Hydrocephalus is characterized by a dangerous buildup of pressure on the brain caused by excessive amounts of fluid. Researchers have long believed that the condition, which affects one of every thousand babies born, was caused by excessive production of cerebral spinal fluid or an inability of the brain to properly absorb it.
A new genetic study found another explanation, Yale University researchers report July 5 in the journal Neuron. An analysis of all genes of 125 hydrocephalus patients and parents showed that 13 percent of sporadic hydrocephalus cases are linked to new mutations in genes that regulate neural stem fate. The mutations result in reduced brain volume that secondarily becomes filled with cerebrospinal fluid.
In some of those cases, invasive surgery to implant fluid-draining shunts may be unnecessary and may explain neurological problems experienced by some patients, noted principal investigator and senior author Kristopher Kahle, assistant professor of neurosurgery and of cellular and molecular physiology; pediatrics.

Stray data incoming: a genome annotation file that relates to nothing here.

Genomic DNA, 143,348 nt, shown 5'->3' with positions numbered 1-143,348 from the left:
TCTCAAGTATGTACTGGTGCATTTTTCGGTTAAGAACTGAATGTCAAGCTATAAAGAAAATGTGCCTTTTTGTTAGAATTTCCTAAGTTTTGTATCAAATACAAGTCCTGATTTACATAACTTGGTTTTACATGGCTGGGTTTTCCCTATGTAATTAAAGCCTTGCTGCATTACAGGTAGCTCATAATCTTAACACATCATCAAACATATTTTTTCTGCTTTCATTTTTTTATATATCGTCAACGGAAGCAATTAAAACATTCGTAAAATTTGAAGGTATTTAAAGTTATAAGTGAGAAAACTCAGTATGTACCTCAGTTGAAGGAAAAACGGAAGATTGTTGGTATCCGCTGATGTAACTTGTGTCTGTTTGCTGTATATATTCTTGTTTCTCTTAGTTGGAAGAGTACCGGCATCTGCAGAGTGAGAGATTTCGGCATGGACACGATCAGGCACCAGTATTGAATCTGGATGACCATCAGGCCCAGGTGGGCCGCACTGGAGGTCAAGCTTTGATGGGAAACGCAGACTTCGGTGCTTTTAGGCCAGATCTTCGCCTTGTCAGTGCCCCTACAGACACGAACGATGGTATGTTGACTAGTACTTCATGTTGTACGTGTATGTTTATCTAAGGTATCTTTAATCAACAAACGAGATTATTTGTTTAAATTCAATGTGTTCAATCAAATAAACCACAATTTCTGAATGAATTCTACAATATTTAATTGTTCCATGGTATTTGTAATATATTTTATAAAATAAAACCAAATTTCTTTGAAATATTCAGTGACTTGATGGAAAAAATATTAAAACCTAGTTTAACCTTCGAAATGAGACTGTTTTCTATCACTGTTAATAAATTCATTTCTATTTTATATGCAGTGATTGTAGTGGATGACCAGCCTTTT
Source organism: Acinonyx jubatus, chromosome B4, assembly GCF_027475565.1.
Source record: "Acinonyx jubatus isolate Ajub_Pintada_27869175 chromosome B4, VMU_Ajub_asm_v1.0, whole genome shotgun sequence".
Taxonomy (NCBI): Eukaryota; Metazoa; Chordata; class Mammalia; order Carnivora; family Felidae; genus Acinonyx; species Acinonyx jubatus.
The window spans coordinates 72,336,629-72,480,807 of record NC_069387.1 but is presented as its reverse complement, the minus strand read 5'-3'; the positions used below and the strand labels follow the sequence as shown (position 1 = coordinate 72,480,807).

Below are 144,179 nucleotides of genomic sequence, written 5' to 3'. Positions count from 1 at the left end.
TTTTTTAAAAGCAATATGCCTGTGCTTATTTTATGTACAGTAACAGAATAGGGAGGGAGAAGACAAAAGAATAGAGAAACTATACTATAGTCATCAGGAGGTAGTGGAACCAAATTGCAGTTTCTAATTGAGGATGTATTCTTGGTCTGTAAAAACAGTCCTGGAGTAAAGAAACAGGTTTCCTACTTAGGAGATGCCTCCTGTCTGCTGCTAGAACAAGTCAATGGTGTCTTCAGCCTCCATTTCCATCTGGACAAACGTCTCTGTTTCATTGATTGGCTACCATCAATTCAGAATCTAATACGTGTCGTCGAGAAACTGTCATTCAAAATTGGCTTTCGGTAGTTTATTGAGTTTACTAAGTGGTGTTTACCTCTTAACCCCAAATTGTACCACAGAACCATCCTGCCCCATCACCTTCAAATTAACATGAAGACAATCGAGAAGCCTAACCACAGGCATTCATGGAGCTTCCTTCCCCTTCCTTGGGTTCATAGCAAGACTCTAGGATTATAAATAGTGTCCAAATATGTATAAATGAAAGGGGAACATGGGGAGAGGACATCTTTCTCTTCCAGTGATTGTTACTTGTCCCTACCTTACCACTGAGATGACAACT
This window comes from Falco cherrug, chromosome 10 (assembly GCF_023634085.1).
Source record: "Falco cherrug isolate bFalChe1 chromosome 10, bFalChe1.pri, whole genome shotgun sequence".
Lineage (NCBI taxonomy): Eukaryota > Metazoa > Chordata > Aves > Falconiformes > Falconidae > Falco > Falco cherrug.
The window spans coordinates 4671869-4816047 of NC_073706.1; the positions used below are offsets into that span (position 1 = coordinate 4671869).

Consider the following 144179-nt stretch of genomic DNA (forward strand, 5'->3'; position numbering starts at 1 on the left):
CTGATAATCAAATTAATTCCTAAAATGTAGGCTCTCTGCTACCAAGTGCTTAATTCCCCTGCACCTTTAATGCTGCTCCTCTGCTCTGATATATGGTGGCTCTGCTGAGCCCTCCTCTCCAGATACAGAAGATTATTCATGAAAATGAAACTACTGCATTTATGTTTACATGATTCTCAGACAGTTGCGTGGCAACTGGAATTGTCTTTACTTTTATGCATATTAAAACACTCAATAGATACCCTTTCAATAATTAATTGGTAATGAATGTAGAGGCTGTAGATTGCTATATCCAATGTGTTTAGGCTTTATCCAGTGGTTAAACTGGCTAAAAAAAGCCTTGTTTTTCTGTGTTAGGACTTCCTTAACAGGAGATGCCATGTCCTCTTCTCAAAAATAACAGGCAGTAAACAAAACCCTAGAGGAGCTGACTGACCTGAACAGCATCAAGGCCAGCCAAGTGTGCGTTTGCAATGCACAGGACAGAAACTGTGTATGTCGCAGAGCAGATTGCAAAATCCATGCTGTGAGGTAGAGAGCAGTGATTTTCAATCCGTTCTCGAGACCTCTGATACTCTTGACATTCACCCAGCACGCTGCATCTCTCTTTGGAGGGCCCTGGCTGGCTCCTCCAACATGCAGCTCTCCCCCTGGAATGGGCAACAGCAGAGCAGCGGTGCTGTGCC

“It is possible that some of the neurological problems that many of these congenital hydrocephalus patients have may not be due to inadequately working shunts, but are in fact neurodevelopmental sequelae of a genetic condition that alters neuronal function,” Kahle said
Charuta Gavankar Furey is the lead author on the study. Richard Lifton, formerly of Yale and now at Rockefeller University, and Murat Gunel, chair of Neurosurgery at Yale, are co-authors on the study.